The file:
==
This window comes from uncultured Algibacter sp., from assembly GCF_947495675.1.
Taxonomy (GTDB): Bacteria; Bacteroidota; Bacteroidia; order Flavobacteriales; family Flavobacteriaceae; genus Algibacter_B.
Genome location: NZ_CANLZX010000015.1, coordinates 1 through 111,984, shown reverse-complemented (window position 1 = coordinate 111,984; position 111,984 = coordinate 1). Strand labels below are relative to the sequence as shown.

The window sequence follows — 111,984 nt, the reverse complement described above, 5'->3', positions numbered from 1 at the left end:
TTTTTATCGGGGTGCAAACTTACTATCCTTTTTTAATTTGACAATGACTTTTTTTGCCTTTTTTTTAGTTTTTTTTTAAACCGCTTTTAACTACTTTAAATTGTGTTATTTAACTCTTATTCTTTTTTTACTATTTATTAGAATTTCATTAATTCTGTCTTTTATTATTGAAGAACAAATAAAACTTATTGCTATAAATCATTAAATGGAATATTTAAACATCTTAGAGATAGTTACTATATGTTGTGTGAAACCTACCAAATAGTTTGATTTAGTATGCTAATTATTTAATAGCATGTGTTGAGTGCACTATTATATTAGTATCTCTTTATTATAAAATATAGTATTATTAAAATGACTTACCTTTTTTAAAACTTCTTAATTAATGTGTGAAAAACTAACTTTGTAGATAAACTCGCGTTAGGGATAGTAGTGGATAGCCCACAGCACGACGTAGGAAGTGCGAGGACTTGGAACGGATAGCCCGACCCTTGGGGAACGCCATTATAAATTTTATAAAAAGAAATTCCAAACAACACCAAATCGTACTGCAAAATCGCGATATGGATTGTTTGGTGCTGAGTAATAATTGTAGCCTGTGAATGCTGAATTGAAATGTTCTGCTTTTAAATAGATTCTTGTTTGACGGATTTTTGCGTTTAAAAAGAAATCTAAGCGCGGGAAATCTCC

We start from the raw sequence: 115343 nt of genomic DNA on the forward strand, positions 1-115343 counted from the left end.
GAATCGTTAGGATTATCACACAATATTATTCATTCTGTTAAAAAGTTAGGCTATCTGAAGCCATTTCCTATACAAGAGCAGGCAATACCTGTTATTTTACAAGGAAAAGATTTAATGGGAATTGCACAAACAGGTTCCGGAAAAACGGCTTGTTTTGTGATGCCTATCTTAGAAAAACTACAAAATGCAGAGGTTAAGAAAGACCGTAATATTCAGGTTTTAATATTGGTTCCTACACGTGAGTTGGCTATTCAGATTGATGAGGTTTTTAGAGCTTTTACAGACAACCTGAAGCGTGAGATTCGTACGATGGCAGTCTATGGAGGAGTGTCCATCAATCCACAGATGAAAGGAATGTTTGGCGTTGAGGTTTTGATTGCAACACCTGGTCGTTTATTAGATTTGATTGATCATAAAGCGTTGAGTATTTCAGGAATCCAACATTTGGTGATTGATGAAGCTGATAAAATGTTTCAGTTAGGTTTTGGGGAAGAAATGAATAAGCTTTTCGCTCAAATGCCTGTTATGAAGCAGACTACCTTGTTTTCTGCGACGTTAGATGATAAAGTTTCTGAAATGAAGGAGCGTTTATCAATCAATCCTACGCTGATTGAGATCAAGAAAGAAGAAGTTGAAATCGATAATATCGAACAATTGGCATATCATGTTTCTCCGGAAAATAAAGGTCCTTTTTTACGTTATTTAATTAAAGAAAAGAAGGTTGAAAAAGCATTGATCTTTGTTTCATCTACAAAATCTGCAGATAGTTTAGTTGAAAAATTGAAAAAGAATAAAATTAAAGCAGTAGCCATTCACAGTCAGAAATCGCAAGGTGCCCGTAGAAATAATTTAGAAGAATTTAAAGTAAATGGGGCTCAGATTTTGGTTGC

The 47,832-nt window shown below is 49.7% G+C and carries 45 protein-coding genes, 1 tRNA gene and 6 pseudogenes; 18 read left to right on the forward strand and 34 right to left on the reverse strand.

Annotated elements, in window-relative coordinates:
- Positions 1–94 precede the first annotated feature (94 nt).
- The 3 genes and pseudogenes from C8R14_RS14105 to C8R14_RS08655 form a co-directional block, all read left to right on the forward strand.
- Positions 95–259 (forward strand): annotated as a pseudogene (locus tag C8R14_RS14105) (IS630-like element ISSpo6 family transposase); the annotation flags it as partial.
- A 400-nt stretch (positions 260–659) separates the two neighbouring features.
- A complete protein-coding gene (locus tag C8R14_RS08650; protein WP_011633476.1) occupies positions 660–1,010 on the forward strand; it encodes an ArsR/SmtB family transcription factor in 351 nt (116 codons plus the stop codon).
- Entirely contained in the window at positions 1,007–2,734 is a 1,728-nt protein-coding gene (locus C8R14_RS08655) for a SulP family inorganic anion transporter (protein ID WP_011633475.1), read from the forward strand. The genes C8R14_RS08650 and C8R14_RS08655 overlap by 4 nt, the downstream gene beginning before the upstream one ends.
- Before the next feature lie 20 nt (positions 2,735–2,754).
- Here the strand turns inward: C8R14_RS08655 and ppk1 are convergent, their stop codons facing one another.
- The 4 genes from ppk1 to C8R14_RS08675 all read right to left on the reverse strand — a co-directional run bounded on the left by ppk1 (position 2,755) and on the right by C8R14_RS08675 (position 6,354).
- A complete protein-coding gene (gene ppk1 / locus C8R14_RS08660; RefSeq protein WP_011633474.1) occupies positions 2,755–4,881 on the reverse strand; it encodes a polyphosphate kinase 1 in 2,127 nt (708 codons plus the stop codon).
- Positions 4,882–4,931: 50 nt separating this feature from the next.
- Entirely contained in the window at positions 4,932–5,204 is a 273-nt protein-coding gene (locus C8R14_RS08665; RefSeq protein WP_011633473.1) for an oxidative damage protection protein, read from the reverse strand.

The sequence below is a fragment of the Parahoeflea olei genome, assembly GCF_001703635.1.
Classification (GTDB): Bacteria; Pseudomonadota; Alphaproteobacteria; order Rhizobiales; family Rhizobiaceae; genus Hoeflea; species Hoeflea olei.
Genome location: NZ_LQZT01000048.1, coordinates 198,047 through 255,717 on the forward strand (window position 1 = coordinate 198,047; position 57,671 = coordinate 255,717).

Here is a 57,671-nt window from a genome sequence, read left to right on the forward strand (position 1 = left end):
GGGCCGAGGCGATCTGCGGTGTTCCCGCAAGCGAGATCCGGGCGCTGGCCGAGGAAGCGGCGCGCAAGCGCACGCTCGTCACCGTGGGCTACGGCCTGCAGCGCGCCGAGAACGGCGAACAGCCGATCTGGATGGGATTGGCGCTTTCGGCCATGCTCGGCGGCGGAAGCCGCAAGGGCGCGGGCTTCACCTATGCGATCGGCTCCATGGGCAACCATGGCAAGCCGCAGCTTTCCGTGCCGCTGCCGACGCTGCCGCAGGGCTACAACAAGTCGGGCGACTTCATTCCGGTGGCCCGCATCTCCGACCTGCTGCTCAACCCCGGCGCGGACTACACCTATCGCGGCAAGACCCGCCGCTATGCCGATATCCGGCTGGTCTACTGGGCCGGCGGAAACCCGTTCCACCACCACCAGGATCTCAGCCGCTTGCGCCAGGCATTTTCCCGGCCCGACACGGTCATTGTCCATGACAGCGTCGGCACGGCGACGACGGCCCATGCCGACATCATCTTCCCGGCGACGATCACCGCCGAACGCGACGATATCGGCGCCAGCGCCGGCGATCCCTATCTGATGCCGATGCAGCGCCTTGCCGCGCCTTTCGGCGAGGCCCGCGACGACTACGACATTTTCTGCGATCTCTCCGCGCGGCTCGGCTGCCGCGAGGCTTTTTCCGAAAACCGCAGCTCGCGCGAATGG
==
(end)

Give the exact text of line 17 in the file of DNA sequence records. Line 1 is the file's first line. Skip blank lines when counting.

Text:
- Here the strand turns inward: C8R14_RS08655 and ppk1 are convergent, their stop codons facing one another.